The anti-union wave that’s sweeping the Midwest has found a home in Westchester County, where County Executive Rob Astorino and the bipartisan band of legislators that passed his 2013 budget eliminated the job held by Karen Pecora, the outspoken president of the county government’s largest public employee union since 2009.
Astorino’s heavy-handedness came as he pushed his no-tax increase budget, and assailed the Civil Service Employees Association Unit 9200 for failing to provide enough givebacks on health-insurance premiums to halt the layoffs.
Pecora charged that Astorino’s decision to eliminate her job was part of his anti-labor agenda. Astorino and his bipartisan budget-cutters also eliminated the position of Teresa Rella, CSEA Unit 9200’s third vice-president. There were about 90 CSEA layoffs in the budget.
“It’s really a union-busting bullying tactic,” she told Tax Watch. “He’s targeting CSEA officers.”
Pecora, who has served as CSEA Unit 9200 president since 2009, will step down on Dec. 31 when her job gets officially eliminated. First Vice President Kwabna Manu will take over.
Astorino spokeswoman Donna Greene, in a written response, said it was the union’s fault that its leaders lost their jobs. They could have saved their posts if the union had agreed to Astorino’s demands in collective bargaining, Greene wrote.
“For three years, the county executive has been pleading with the CSEA to take him up on his jobs for savings plan,” wrote Greene. “Had the CSEA followed the model of three other unions to have their members contribute a portion of the cost of their health care benefits — just like virtually every other worker today –most if not all of the layoffs could have been avoided. Because the union failed to take the county executive up on his jobs for savings offer, more than 100 layoffs are required to balance the budget.”
Observers say the elimination of a Westchester County labor leader’s position is unprecedented in the county’s rough-and-tumble budget battles.
Ken Margolies, senior associate at Cornell University’s School of Industrial and Labor Relations, said that since his entry into the labor-management field in 1986, he has never witnessed a municipal labor leader losing his or her job as a result of an impasse in negotiations.
“It’s a sign of the times, that management is getting bolder, and willing to take more extreme action against unions,” he said. “They think the public will tolerate it.”
He expects the elimination of Pecora’s job will hurt labor-management relations here.
“It obviously personalizes the situation,” he said. “You can’t help but think it was vindictive, and deliberate. There’s no finesse here. It’s a heavy-handed move.”
Greene, though, said Astorino’s decision to push for the elimination of Pecora’s job in the Department of Parks and Recreation came at the behest of Parks Commissioner Kathleen O’Connor.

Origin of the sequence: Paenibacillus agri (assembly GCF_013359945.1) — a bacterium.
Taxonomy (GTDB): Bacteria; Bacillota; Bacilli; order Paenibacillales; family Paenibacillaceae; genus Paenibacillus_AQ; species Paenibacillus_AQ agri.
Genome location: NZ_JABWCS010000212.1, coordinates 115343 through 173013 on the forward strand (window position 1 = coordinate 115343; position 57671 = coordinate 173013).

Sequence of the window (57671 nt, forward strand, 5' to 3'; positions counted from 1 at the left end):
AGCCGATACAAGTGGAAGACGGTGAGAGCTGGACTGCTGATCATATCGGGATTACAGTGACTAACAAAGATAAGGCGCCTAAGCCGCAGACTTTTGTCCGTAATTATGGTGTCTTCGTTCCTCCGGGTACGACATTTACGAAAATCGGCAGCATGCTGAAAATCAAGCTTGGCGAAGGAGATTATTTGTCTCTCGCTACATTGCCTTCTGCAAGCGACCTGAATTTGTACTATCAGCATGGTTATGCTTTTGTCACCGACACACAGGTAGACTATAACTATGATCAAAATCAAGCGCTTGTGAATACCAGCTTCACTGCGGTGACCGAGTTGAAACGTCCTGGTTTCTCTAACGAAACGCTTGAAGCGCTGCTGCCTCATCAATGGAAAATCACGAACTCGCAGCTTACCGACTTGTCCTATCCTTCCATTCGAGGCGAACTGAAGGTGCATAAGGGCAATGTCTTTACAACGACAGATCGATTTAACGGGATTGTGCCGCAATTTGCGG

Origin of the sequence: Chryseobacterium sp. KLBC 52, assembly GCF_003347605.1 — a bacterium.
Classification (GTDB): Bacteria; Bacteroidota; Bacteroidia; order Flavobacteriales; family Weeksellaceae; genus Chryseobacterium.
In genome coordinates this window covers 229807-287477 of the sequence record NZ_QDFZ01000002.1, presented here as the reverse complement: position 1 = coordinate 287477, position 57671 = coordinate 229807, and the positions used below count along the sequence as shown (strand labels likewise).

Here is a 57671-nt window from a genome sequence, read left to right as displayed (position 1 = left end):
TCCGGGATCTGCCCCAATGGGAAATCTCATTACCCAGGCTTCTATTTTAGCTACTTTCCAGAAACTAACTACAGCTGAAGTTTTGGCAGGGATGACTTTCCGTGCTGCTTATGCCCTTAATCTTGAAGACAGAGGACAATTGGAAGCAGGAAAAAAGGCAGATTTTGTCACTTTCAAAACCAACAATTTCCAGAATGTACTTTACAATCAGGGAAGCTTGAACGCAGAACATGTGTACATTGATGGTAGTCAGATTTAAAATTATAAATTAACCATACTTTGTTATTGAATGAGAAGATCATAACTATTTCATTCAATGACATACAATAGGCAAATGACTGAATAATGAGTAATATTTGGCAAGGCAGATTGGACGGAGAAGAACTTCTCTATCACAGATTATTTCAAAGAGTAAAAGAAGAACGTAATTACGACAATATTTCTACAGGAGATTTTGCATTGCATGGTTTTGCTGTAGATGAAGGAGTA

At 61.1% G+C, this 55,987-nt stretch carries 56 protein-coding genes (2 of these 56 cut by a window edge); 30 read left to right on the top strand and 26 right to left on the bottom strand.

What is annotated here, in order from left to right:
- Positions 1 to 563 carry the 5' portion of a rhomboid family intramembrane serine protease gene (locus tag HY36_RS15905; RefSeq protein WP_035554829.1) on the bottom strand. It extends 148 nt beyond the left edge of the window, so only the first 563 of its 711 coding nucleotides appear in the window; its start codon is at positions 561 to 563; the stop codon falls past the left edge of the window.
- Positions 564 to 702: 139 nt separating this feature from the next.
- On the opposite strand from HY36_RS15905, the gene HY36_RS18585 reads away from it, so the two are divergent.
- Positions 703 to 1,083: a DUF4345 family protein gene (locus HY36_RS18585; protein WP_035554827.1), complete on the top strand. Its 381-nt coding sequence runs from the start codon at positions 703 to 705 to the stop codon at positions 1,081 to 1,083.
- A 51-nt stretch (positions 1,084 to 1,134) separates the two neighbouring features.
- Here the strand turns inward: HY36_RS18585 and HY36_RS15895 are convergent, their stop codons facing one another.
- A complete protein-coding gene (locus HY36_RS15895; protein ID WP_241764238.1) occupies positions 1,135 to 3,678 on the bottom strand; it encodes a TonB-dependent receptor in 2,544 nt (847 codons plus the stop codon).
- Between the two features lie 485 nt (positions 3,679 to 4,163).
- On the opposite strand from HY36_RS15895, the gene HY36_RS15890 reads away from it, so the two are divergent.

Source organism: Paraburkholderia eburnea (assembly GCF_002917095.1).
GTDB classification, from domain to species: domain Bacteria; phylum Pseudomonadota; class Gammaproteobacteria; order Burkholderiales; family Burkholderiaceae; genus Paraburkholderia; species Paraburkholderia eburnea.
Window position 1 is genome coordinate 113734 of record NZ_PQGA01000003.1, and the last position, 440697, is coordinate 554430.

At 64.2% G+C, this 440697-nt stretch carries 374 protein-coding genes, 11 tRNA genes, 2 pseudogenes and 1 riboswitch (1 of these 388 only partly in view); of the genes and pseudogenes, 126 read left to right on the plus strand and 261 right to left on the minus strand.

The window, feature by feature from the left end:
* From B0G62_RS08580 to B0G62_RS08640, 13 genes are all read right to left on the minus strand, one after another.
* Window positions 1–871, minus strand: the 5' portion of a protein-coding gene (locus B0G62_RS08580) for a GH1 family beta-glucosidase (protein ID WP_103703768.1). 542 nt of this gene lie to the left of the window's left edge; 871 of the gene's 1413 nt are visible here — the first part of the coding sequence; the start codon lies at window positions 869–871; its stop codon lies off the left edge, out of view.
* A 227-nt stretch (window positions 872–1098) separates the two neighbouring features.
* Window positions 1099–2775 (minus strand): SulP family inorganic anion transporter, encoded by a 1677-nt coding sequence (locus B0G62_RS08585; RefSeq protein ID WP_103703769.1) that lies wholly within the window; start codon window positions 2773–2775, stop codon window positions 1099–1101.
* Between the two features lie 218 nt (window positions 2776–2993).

“The jobs slated for elimination were recommended by commissioners based on their assessments of the staffing needed to run their respective departments,” Greene wrote.
Though Pecora’s job title – secretary 1, word processor – was located within the Department of Parks and Recreation’s budget, she did not work at parks headquarters in Mount Kisco. Under Westchester County labor contracts, union leaders are paid through their job positions, but don’t actually do those jobs because they are allowed to work fulltime on union business. CSEA has more than 3,000 workers in Westchester County government.
So it turns out that O’Connor decided that Pecora’s job – which she was authorized not to perform because she was acting as CSEA president – was eliminated because the department was doing fine without Pecora showing up in Mount Kisco.
Parks spokesman Peter Tartaglia did not return a phone message seeking comment.
Pecora said this strategy puts at peril the position of any Westchester County labor leader who is legally doing union business, as authorized by their labor agreements.
Jessica Ladlee, a spokesman for CSEA’s Region 3 office, said the union is evaluating how best to respond to Astorino’s actions.
“We have to take a close look at having an outspoken union leader being targeted for job elimination,” Ladlee said.
At issue in the stalled labor talks were the thorny issues of wages and health benefits. Pecora said the union had agreed to no raises for two years, with four furlough days. She said the union offered to pay a portion of health-insurance premiums, based on a sliding scale, noting that it would be unfair to have employees who earn $35,000 a year paying the same premium as those earning $100,000 a year.
She said the county has insisted that CSEA adopt an across-the-board contribution, as agreed to by three other county unions.
“It might work for the other unions, but not for us because of the huge difference in our salaries,” she said. “We are still of the mindset that we are willing to meet to come to an agreement.”
Photo: CSEA President Karen Pecora.